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‘Media Freedom Under Threat More Than Ever,’ Watchdog Warns

Freedom of information is urged on French presidential campaign posters in Paris.
Freedom of information is urged on French presidential campaign posters in Paris.

The press rights group Reporters Without Borders (RSF) is warning that media freedom is increasingly threatened under authoritarian regimes as well as in countries regarded as models of democracy.

The Paris-based group says in its 2017 World Press Index, released on April 26, that violations of press freedom are no longer the prerogative of authoritarian regimes and dictatorships.

RSF says countries where the situation for media is considered “good” or “fairly good” has fallen in the span of just a year, and so-called model democracies are no exception to the trend when it comes to a worsening situation for journalists.

Canada, ranked 22nd out of the 180 countries in the survey, has fallen four places in this year’s index, while the United States, ranked 43rd has fallen by two places. Even the Nordic countries – which traditionally lead the RSF annual index – have dropped a few places in this years’ index.

“The democracies that have traditionally regarded media freedom as one of the foundations on which they are built must continue to be a model for the rest of the world, and not the opposite,” RSF Secretary-General Christophe Deloire said.

“By eroding this fundamental freedom on the grounds of protecting their citizens, the democracies are in danger of losing their souls,” Deloire said.

RSF says that verbal attacks by U.S. President Donald Trump against media and journalists – such as accusing them of being “among the most dishonest human beings on earth” and of deliberately spreading “fake news” – compromise an American tradition of defending freedom of expression.

In Canada, at least six journalists had been spied upon by police trying to identify sources, which reporters have a duty to protect, RSF notes.

Britain adopted a law extending the surveillance powers of the intelligence services in late 2016.

RSF’s annual press freedom index includes a world map, in which countries are categorized by different colors depending on the situation of press freedom there: white indicates “good,” yellow – “fairly good,” orange – “problematic,” red – “bad,” and black indicates “very bad.”

“The global indicator calculated by RSF has never been so high, which means that media freedom is under threat now more than ever,” the nongovernmental organization says.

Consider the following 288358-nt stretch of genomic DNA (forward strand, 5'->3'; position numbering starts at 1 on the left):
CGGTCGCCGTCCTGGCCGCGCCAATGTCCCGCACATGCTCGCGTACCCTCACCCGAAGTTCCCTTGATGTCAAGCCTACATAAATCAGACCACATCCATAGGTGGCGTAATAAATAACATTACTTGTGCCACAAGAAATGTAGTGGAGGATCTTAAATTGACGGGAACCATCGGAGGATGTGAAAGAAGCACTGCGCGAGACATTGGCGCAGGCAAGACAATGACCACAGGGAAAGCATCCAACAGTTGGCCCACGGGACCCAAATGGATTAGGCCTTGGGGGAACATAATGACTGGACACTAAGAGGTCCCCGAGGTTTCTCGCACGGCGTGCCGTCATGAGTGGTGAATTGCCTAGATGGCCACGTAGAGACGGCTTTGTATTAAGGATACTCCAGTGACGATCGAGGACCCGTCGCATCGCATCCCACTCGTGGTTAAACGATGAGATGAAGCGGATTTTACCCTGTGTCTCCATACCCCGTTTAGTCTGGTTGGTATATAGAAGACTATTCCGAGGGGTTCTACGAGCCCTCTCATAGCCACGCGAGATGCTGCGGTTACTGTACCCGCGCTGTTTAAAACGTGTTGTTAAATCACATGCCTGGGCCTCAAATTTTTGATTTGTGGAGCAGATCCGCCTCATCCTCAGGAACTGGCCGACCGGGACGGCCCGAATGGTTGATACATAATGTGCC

RSF says that the 2017 Index shows the “ever darker world map” as a total of 21 countries are now colored black on the press freedom map, and 51 – two more than the last year – are colored red. In all, the situation the situation has worsened in nearly two-thirds of the 180 countries covered in the Index, RSF says.

At the bottom of the Index, Turkmenistan has held on to its 178th-place ranking -- a ranking higher than only North Korea and Eritrea.

RSF says any criticism of President Gurbanguly Berdymukhammedov is inconceivable in Turkmenistan, where the government has total control over media.

The government has intensified its harassment of the few remaining correspondents of foreign- based independent media and also continues its campaign to remove all satellite dishes, denying the public of one of its last chances to access alternative news, RSF says.

Turkmenistan’s neighbors, Azerbaijan, Iran, and Uzbekistan are all colored black in RSF 2017 Index world map, meaning that the situation of press freedom in these countries is classified as “very bad.”

Russia, Belarus, Kazakhstan, and Tajikistan are among the countries where the situation for press rights is “bad,” while Georgia, Armenia, Moldova, Kyrgyzstan, and Ukraine are ranked among the Index’s “orange” countries, where RSF says the media freedom situation is considered a “noticeable problem.”

The Index’s “orange” countries also include Bosnia and Herzegovina, Serbia, Croatia, Kosovo, and Montenegro, while Macedonia has been classified as a “red” country.

Afghanistan also is among the states classified as “red” for press freedom. RSF says “the courageous efforts” by Afghan journalists to full their reporting mission are frustrated by constant security threats posed by the Taliban and Islamic State extremists.

RSF’s World Press Freedom Index, published annually since 2002, measures the level of media freedoms on the basis of pluralism, media independence, and respect of the safely and freedom of journalists.

The 20017 Index takes account of violations that occurred between January 1 and December 31 of 2016.

With reporting by RFE/RL's Farangis Najibullah
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